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learning behavior specialist 1 (test practice)

Terms in this set (126)

Who is the audience for your educational activity? While it may appear the audience is obvious for most instructional activities, a common error may distort or prevent the evaluation of your program. First, one must consider the difference between the target and accessible population/audience. Your target may be all youth between 14 and 16 years of age in Typical County; however, your accessible population may be all 14-16 year old 4-H members who attended the County 4-H Camp. If you write your objective in broad terms and follow proper evaluation procedures, you will be held accountable for the behaviors of youth you never served. Your behavioral objective should identify the specific audience you plan to target.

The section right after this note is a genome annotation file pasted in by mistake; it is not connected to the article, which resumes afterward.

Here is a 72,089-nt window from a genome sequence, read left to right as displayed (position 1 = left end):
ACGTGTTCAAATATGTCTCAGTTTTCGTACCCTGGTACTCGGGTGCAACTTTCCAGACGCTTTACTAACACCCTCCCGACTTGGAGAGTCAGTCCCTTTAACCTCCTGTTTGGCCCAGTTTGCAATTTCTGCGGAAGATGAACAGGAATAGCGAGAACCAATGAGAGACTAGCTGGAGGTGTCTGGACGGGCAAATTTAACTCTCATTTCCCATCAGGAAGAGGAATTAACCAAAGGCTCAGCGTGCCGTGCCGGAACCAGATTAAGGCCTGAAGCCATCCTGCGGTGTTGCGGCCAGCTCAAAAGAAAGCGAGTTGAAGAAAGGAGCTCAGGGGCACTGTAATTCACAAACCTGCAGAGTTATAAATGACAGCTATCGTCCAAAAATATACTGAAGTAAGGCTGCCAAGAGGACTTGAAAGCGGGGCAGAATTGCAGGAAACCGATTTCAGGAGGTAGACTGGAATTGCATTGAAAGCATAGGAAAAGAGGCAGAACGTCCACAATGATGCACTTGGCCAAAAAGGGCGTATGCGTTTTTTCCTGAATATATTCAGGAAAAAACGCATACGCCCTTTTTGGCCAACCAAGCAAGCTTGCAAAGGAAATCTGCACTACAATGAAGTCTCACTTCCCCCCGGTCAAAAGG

A second mistake made by many inexperienced educators is to include teacher/trainer activities as a part of the behavioral objective. Consider the following example: "The trainer will demonstrate the proper steps of delivering a prepared speech." In this example, the activities are focused on what the trainer plans to do and not what the target audience will be able to master. Although it has the appearance of being one, the statement is not a behavioral objective because the audience and its performance are not identified. This statement could be made into a behavioral objective by rewording the statement to the following: "Upon completion of the lesson, 100% of the participants will be able to list the steps in delivering a prepared speech." The audience is the workshop participants.